Saturday, April 24, 2010

Avarice and Greed

I'm currently reading Bill Simmons' book "Now I Can Die in Peace." It's his homage to the 2004 Red Sox season. It's pretty good so far. In his introduction, he mentions that after the strike of 1994, he gave up on baseball for a time, figuring "if they don't care about me, why should I care about them. And then during the 1995 season, he "remained bitter until the Red Sox started winning again." That statement reminded me of my own boycott of baseball during the 1995 season.

The 1994 strike fueled feelings of outrage in almost every fan of the game. How dare players and owners allow their differences to cause the cancellation of baseball's fall classic? I was no different than most. I vowed not to attend any games during 1995. Filled with dark, self-seeking motives, my husband told me that if I were truly boycotting, I shouldn't watch any games on TV either (he doesn't like baseball). I did not fall for this thinly veiled ploy, but I didn't have much enjoyment in baseball that year either.

Circumstances conspired against me in the strangest of ways. My younger sister was coming down from the Upper Peninsula for a visit. She was riding with some friends, who were going to attend a game at Tiger Stadium. She asked if we could meet them at the game to pick her up. My first reaction was, ABSOLUTELY NOT. I'm not really sure why we didn't just arrange to pick her up before or after the game. Anyway, somehow we ended up going.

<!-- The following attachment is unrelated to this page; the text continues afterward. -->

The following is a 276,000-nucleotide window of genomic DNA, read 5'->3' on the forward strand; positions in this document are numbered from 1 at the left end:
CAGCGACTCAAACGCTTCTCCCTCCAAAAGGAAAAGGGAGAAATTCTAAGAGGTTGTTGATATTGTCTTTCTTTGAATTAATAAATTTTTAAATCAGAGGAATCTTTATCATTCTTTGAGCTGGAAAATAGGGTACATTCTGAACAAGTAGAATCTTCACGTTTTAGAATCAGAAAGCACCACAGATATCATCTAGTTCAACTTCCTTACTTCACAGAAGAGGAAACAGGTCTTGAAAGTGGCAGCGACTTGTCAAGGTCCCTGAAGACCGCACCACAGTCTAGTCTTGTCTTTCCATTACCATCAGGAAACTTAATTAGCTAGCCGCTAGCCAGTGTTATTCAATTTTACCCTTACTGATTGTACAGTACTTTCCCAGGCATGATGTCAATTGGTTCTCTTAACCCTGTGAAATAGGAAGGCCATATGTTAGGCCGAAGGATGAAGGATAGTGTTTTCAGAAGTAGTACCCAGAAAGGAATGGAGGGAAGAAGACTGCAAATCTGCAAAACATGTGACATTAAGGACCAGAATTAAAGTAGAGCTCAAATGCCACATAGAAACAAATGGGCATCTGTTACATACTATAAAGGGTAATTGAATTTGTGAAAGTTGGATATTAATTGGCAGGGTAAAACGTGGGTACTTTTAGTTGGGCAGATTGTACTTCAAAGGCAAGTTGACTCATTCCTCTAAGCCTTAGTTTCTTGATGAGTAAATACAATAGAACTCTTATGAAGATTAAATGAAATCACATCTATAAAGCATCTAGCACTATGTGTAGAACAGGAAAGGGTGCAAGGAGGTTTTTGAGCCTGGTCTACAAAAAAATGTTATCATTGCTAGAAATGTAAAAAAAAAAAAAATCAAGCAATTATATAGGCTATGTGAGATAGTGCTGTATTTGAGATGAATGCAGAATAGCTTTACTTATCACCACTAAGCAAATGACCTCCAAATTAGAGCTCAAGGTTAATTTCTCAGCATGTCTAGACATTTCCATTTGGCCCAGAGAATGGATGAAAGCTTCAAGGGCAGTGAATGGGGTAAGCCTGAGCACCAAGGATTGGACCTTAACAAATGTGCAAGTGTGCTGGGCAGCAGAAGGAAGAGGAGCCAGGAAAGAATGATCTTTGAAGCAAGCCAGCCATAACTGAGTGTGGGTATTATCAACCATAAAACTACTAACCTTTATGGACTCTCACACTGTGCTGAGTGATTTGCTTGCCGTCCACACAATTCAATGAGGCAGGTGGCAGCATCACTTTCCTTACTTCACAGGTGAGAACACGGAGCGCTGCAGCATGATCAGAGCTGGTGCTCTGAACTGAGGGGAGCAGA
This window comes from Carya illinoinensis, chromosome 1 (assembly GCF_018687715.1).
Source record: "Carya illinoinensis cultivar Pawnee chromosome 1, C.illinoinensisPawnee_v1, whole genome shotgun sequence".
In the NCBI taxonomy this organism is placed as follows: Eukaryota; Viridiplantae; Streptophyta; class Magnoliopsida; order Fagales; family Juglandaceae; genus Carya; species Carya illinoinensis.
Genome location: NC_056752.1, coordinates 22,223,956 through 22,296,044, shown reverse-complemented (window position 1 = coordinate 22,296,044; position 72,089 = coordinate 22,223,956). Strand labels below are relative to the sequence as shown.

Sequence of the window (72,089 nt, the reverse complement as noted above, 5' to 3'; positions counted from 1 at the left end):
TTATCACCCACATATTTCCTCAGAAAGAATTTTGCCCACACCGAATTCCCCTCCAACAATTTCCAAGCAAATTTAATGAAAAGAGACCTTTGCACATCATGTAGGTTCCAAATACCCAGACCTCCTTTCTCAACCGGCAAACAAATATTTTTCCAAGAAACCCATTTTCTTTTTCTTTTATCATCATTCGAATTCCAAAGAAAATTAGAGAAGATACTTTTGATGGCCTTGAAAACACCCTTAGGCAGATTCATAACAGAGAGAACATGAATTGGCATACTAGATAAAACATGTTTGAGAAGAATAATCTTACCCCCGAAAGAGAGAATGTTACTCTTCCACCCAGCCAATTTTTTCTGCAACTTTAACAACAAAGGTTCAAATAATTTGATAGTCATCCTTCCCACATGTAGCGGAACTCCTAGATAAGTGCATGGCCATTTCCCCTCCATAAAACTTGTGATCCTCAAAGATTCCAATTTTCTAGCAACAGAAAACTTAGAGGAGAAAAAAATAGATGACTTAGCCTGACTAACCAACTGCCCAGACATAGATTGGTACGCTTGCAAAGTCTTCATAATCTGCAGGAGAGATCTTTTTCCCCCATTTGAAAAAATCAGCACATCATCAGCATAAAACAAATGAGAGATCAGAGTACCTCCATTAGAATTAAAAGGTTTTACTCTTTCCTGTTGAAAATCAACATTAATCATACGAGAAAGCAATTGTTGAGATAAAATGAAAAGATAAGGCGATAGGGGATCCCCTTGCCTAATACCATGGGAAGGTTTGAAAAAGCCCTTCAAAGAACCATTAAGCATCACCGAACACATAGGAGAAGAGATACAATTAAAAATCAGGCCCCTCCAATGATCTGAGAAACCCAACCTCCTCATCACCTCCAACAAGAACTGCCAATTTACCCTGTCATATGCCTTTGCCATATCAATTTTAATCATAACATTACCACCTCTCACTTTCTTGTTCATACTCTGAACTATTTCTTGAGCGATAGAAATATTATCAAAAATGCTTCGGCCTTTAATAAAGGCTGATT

Hold on to your judgement for just one moment! I did not sell out. I did not weakly cave and end the boycott. Listen to what I did at the game.

I made a two-sided sign that read "We Don't Need Any More Greed" on the first side, and on the other "Our Nation's Pastime is a Disgrace." Creative, no? Actually, it's not nearly as impressive as what a friend of a friend did. He and two buddies attended Opening Day at Shea Stadium wearing t-shirts emblazoned with the word "Greed." Each of them took quite a number of one-dollar bills with him. They stormed the field and threw the dollar bills at players. If you don't believe me, click HERE and scroll down to "Post-Strike." I was filled with awe and admiration when my friend related the tale of what they'd done.

My little act of defiance was nothing in comparison. However, I went to the game, sat in the bleachers WITH MY BACK TO THE FIELD THE WHOLE GAME, and held up my sign. An usher came over to me and stated that I could not hold up the sign during game play. No problem. I put it down. In between innings, I put it back up again. The same usher came over, snatched my sign without ceremony or explanation, and snapped it over his knee. I had used a small thin piece of wood in between the two giant pieces of posterboard used to make a "handle" for my sign. I did not know that sticks are prohibited on signs. Anyway, I know the usher was just being vindictive. He could have told me to remove the stick from my sign, but he didn't want me holding up a negative message. I sat staring at him with my mouth wide open in disbelief.

That's ok. I felt vindicated when my husband told me several players in the outfield had looked up and seen my sign before it was confiscated and destroyed. My message was delivered! As I mentioned in a recent post, my resolve lasted only one season, and in 1996, I was back with the Tigers like a person with low-self esteem going back to an abusive partner. I apologize again for being weak-minded.

3 comments:

Greg Eno said...

You seriously spent the whole game with your back to the field?? What did you look at? LOL I admire your resolve!

OldEnglish said...

I'm glad you admire it instead of calling it stupidity! I did chat with curious fans in my area who wondered what in the name of balls and strikes I was doing. :)

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